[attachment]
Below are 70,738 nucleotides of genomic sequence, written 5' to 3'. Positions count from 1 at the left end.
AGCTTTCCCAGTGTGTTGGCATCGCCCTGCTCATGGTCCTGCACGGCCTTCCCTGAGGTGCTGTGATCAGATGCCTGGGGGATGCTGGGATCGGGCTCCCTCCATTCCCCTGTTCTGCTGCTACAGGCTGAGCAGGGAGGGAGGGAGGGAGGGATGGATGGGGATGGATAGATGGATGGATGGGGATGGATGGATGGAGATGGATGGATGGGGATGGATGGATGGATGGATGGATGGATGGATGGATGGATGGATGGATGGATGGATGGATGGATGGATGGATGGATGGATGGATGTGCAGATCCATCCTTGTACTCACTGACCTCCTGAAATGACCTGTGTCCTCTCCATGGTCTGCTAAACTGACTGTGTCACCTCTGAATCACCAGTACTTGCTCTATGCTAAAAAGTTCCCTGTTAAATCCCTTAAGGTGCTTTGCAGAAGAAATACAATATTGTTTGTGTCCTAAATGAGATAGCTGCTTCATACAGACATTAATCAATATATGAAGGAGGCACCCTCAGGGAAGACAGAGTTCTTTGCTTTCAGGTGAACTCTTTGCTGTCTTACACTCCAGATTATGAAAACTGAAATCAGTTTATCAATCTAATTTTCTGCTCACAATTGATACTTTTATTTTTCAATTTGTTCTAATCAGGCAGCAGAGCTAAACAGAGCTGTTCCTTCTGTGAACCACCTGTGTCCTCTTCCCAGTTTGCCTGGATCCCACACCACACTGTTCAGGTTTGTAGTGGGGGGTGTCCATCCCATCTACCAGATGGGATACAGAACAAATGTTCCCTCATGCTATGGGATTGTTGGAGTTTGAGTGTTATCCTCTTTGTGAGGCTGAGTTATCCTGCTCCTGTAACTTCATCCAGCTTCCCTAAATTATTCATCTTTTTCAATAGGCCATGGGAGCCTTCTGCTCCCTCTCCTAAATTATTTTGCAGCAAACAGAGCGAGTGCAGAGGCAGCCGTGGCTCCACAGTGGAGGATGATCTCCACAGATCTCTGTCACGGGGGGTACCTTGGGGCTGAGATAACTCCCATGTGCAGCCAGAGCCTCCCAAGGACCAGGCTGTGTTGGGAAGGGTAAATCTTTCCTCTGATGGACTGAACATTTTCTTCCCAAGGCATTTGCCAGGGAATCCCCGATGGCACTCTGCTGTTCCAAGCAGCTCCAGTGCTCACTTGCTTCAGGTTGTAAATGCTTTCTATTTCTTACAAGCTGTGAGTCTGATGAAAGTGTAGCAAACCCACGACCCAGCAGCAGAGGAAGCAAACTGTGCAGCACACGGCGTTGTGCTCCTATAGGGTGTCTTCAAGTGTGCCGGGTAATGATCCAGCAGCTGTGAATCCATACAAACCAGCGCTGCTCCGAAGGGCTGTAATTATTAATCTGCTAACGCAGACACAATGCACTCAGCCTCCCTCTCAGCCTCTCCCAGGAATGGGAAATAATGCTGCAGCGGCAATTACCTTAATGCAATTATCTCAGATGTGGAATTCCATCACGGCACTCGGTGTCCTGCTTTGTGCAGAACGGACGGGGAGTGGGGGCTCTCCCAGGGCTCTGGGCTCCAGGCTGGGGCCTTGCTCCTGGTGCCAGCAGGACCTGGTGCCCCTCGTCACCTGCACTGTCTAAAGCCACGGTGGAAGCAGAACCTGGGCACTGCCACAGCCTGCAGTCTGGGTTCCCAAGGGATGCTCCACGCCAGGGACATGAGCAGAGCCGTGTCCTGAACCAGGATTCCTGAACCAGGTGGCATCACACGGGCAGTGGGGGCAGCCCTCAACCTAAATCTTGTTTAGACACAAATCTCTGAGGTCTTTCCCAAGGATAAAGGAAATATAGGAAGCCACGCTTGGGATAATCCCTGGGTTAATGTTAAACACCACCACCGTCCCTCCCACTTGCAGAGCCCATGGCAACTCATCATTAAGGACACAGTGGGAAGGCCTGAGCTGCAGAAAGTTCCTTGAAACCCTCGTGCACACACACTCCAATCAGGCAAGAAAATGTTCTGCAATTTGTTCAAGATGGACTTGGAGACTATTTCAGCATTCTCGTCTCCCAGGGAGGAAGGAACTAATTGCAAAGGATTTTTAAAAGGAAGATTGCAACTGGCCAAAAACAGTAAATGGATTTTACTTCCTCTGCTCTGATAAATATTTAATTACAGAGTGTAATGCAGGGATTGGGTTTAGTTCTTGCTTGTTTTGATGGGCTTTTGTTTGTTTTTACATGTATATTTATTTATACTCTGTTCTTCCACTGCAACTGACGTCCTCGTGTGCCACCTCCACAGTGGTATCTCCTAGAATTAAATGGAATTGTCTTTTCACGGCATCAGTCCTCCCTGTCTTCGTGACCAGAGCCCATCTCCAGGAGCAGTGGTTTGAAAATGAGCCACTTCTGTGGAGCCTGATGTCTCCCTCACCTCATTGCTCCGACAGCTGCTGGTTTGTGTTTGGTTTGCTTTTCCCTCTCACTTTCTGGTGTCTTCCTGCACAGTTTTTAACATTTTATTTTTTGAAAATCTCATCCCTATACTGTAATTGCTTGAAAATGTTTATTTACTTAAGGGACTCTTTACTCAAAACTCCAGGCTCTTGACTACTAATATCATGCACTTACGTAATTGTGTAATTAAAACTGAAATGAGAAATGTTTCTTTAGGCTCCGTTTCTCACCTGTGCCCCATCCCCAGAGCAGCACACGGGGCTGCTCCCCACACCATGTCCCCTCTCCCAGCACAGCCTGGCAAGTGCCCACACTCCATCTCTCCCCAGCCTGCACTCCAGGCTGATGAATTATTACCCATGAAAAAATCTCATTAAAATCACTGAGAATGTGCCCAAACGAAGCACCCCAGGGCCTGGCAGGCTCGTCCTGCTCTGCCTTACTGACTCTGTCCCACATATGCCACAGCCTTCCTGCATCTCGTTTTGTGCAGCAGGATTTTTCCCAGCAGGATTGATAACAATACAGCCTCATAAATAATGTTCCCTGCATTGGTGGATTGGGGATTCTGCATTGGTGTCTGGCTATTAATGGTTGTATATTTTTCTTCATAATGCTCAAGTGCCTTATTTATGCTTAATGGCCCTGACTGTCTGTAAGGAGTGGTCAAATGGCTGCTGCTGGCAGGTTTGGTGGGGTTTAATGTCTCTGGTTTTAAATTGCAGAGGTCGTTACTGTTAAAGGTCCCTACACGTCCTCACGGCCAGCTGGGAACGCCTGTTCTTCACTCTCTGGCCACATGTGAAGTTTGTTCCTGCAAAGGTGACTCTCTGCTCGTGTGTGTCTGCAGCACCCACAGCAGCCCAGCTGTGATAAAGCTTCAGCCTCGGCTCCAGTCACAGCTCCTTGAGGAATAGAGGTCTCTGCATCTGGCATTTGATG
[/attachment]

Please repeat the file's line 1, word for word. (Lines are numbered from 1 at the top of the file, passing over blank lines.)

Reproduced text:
Below are 70,738 nucleotides of genomic sequence, written 5' to 3'. Positions count from 1 at the left end.